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Onychomycosis Causes, Symptoms and Treatment

The problem of nails infection by a fungus , an onychomycosis in medical language, is rare in children, but common in the elderly  : nearly one in two people aged 70 is affected 1 . In the general population, the frequency varies from 5% to 18%.

The onychomycosis is caused by different types of fungi that thrive in environments hot , humid and dark, like shoes. These fungi feed on keratin, the protein that makes up the nail.

The nails most often affected are those of the big and the little toe . Infected surfaces grow larger over time.

There are various types of onychomycosis , which affect the nail slightly differently: more on the sides or at the base of the nail, more or less deep, etc.

Evolution

The onychomycosis rarely heals without surgery. It can cause permanent damage to the nail.

People with weakened immune systems and people with diabetes who neglect to treat this infection run the risk of contracting a second infection called cellulite (not to be confused with cosmetic cellulite or “orange peel”). Cellulite, in the medical sense, is a bacterial infection of the skin and underlying tissues that is accompanied by fever and redness. It requires immediate medical attention.

When to consult?

As soon as the first signs of the infection are detected: a thickening or a color change of a nail .

Diagnostic of onychomycosis

The doctor observes the nail . It sometimes collects a sample for laboratory analysis. This analysis makes it possible to check if it is indeed a fungal infection . It is best done because the symptoms may be due to psoriasis or repeated nerve injury. Other rarer factors may explain a change in appearance of the nails. For example, onychomycosis must be distinguished from “yellow nail syndrome”, which deforms the nail and is not caused by a fungus.

Symptoms of onychomycosis

  • yellowish or brownish coloring of a nail;
  • The thickening of a fingernail;
  • The change of shape of a nail;
  • friable nail without luster;
  • pain when pressure is exerted on the nail;
  • The nail can become black and separate from its bed.

 People at risk for onychomycosis

The  nails  become more susceptible to onychomycosis  with age , as they thicken and grow more slowly.

  • People with a  family history  of onychomycosis. Genetic characteristics have been associated with  improved resistance to onychomycosis  ;
  • People with untreated athlete’s foot, another  fungal infection  that affects the skin between the toes. A large-scale study shows that about one third of people with onychomycosis also have athlete’s foot 8 . It is suspected that the infection at the origin of the athlete’s foot may extend to the nails, and vice versa;
  • People who  sweat  profusely;
  • People with diabetes;
  • People who have  poor blood circulation  to the feet;
  • People with  weakened immune systems , such as carriers of the human immunodeficiency virus (HIV).

 Risk factors

  • Wear  shoes  or  stockings  that retain moisture;
  • Have  inadequate foot hygiene .

Onychomycosis: prevention

Basic preventive measures
The fungi thrive more easily in warm, humid environments. So we must be careful to counter these factors.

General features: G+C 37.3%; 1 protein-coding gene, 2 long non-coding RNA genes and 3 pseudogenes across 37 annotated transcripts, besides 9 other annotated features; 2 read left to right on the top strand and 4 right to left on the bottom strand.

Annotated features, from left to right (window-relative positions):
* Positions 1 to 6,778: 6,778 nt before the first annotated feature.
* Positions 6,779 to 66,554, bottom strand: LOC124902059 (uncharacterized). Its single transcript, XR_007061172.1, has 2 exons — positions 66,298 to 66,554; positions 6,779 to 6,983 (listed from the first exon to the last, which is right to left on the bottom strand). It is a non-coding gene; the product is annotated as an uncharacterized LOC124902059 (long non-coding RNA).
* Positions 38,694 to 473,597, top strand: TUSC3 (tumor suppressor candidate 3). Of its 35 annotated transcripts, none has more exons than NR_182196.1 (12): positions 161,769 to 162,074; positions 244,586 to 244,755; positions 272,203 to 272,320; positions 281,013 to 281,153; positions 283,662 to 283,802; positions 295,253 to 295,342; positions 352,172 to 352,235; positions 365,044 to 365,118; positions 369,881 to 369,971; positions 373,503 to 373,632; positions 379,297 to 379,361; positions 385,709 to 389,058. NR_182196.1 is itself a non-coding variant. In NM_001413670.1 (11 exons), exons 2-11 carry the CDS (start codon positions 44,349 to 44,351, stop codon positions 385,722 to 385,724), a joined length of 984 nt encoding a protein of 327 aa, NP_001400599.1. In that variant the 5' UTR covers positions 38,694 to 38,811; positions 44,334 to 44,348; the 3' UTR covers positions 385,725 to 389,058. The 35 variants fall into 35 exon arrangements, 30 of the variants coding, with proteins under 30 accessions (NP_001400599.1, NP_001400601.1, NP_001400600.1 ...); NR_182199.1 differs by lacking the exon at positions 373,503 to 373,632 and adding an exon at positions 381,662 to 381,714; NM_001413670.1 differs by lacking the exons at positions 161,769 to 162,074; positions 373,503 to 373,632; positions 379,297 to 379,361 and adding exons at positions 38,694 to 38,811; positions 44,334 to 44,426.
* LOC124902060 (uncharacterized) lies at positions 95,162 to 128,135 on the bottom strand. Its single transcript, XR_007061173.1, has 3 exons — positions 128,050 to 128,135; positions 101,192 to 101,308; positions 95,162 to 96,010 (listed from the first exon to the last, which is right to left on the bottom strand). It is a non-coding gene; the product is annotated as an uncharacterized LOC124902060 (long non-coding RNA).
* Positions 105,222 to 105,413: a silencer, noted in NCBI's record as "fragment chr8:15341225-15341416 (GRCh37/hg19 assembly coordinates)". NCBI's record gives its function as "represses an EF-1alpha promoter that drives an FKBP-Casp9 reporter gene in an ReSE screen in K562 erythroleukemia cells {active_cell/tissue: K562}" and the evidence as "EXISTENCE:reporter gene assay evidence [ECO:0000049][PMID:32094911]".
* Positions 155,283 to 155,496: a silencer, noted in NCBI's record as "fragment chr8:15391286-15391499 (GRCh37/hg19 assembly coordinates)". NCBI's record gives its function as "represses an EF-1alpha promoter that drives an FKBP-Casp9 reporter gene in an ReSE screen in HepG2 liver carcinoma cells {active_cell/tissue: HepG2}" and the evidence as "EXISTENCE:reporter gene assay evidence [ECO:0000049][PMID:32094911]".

• Wear shoes that provide good ventilation and socks that absorb sweat well. Focus on cotton or wool socks , which absorb moisture well.
  • Spray the feet and the inside of the shoes with antifungal powder or aerosol .
  • Change socks when wet.
  • Although dry feet just outside the shower.
  • Wear sandals in public showers in pools and sports centers and on wet or damp surfaces.
  • Keep the toenails short .
  • Disinfect the instruments used to clean the nails in an alcohol solution .
  • Clean your hands after touching the infected nail. Do not share the bath towel. The infection can spread.
  • Do not put nail polish on a nail with onychomycosis. This may encourage the persistence of the infection.

Onychomycosis: medical treatments

Over-the-counter treatments can be tried but are rarely effective . A doctor may suggest one or another of the following treatments.

Oral antifungal(for example, itraconazole, fluconazole and terbinafine). The drug should be taken for 4 to 12 weeks. This medicine has an indication in case of matrix involvement of onychomycosis (damage to the nail under the skin) and is associated with a local treatment that will be continued, meanwhile until complete cure: the final result is visible only when the nail has pushed away completely. Healing occurs once in two, and once in four in diabetics and the elderly1. These medications can cause side effects (diarrhea, nausea, skin irritation, itching, drug hepatitis …) or a strong allergic reaction, in which case you should consult a doctor. Follow preventive measures throughout treatment and after treatment is complete.

Medicated nail polish (eg, ciclopirox). This product is obtained by prescription . It must be applied every day for several months. The success rate is however low: less than 10% of people who use it manage to treat their infection.

Topical medications . There are other medications in the form of cream or lotions , which can be taken in addition to an oral treatment .

Removal of the infected nail . If the infection is severe or painful, the nail is removed by the doctor. A new nail will grow back. It may take a year before he pushes back completely.

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